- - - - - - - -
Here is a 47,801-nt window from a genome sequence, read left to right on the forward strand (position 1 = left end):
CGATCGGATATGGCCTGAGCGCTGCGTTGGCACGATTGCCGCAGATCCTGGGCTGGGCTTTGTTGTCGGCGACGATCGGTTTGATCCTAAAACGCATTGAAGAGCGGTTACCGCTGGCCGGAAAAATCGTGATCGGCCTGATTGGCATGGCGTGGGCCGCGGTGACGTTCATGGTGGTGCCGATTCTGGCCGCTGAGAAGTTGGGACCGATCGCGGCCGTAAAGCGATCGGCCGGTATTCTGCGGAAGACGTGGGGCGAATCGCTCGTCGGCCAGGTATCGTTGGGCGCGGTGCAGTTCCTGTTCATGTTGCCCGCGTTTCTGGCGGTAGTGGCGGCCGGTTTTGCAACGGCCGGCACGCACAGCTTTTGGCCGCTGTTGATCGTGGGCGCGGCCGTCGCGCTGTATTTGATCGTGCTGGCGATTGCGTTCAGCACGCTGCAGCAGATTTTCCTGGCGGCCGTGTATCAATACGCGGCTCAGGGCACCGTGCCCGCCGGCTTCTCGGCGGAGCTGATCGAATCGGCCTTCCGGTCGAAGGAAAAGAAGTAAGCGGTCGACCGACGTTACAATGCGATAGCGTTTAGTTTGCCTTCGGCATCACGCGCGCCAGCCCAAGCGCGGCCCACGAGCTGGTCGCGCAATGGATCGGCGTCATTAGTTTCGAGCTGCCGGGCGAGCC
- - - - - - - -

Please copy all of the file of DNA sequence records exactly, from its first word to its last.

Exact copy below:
Here is a 47,801-nt window from a genome sequence, read left to right on the forward strand (position 1 = left end):
CGATCGGATATGGCCTGAGCGCTGCGTTGGCACGATTGCCGCAGATCCTGGGCTGGGCTTTGTTGTCGGCGACGATCGGTTTGATCCTAAAACGCATTGAAGAGCGGTTACCGCTGGCCGGAAAAATCGTGATCGGCCTGATTGGCATGGCGTGGGCCGCGGTGACGTTCATGGTGGTGCCGATTCTGGCCGCTGAGAAGTTGGGACCGATCGCGGCCGTAAAGCGATCGGCCGGTATTCTGCGGAAGACGTGGGGCGAATCGCTCGTCGGCCAGGTATCGTTGGGCGCGGTGCAGTTCCTGTTCATGTTGCCCGCGTTTCTGGCGGTAGTGGCGGCCGGTTTTGCAACGGCCGGCACGCACAGCTTTTGGCCGCTGTTGATCGTGGGCGCGGCCGTCGCGCTGTATTTGATCGTGCTGGCGATTGCGTTCAGCACGCTGCAGCAGATTTTCCTGGCGGCCGTGTATCAATACGCGGCTCAGGGCACCGTGCCCGCCGGCTTCTCGGCGGAGCTGATCGAATCGGCCTTCCGGTCGAAGGAAAAGAAGTAAGCGGTCGACCGACGTTACAATGCGATAGCGTTTAGTTTGCCTTCGGCATCACGCGCGCCAGCCCAAGCGCGGCCCACGAGCTGGTCGCGCAATGGATCGGCGTCATTAGTTTCGAGCTGCCGGGCGAGCC